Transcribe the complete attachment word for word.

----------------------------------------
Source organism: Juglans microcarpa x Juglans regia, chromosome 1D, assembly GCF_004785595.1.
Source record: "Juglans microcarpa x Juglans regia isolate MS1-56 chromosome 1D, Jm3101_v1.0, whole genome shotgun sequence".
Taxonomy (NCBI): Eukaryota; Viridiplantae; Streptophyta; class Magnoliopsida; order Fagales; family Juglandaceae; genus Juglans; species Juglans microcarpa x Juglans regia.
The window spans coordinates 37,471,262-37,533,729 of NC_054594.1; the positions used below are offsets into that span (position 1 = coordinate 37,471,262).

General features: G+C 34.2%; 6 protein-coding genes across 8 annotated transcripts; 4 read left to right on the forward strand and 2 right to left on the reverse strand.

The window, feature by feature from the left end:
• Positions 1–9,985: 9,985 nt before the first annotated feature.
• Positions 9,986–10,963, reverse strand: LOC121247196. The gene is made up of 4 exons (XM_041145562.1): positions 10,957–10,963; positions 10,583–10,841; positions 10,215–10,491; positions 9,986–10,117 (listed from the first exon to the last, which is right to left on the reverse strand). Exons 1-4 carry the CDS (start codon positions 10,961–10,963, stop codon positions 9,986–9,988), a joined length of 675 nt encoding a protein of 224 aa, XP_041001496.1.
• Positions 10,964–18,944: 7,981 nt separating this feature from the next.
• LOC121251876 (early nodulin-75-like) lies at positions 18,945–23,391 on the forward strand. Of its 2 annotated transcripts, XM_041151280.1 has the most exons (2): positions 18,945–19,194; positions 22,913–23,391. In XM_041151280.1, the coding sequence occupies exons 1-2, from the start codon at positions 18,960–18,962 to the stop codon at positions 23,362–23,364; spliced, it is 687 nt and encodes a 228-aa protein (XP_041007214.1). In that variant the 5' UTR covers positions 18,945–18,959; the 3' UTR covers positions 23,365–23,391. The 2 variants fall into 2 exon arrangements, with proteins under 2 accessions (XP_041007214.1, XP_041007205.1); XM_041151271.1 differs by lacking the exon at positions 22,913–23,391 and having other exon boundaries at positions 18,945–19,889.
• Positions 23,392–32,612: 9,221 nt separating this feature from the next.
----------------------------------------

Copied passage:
Source organism: Juglans microcarpa x Juglans regia, chromosome 1D, assembly GCF_004785595.1.
Source record: "Juglans microcarpa x Juglans regia isolate MS1-56 chromosome 1D, Jm3101_v1.0, whole genome shotgun sequence".
Taxonomy (NCBI): Eukaryota; Viridiplantae; Streptophyta; class Magnoliopsida; order Fagales; family Juglandaceae; genus Juglans; species Juglans microcarpa x Juglans regia.
The window spans coordinates 37,471,262-37,533,729 of NC_054594.1; the positions used below are offsets into that span (position 1 = coordinate 37,471,262).

General features: G+C 34.2%; 6 protein-coding genes across 8 annotated transcripts; 4 read left to right on the forward strand and 2 right to left on the reverse strand.

The window, feature by feature from the left end:
• Positions 1–9,985: 9,985 nt before the first annotated feature.
• Positions 9,986–10,963, reverse strand: LOC121247196. The gene is made up of 4 exons (XM_041145562.1): positions 10,957–10,963; positions 10,583–10,841; positions 10,215–10,491; positions 9,986–10,117 (listed from the first exon to the last, which is right to left on the reverse strand). Exons 1-4 carry the CDS (start codon positions 10,961–10,963, stop codon positions 9,986–9,988), a joined length of 675 nt encoding a protein of 224 aa, XP_041001496.1.
• Positions 10,964–18,944: 7,981 nt separating this feature from the next.
• LOC121251876 (early nodulin-75-like) lies at positions 18,945–23,391 on the forward strand. Of its 2 annotated transcripts, XM_041151280.1 has the most exons (2): positions 18,945–19,194; positions 22,913–23,391. In XM_041151280.1, the coding sequence occupies exons 1-2, from the start codon at positions 18,960–18,962 to the stop codon at positions 23,362–23,364; spliced, it is 687 nt and encodes a 228-aa protein (XP_041007214.1). In that variant the 5' UTR covers positions 18,945–18,959; the 3' UTR covers positions 23,365–23,391. The 2 variants fall into 2 exon arrangements, with proteins under 2 accessions (XP_041007214.1, XP_041007205.1); XM_041151271.1 differs by lacking the exon at positions 22,913–23,391 and having other exon boundaries at positions 18,945–19,889.
• Positions 23,392–32,612: 9,221 nt separating this feature from the next.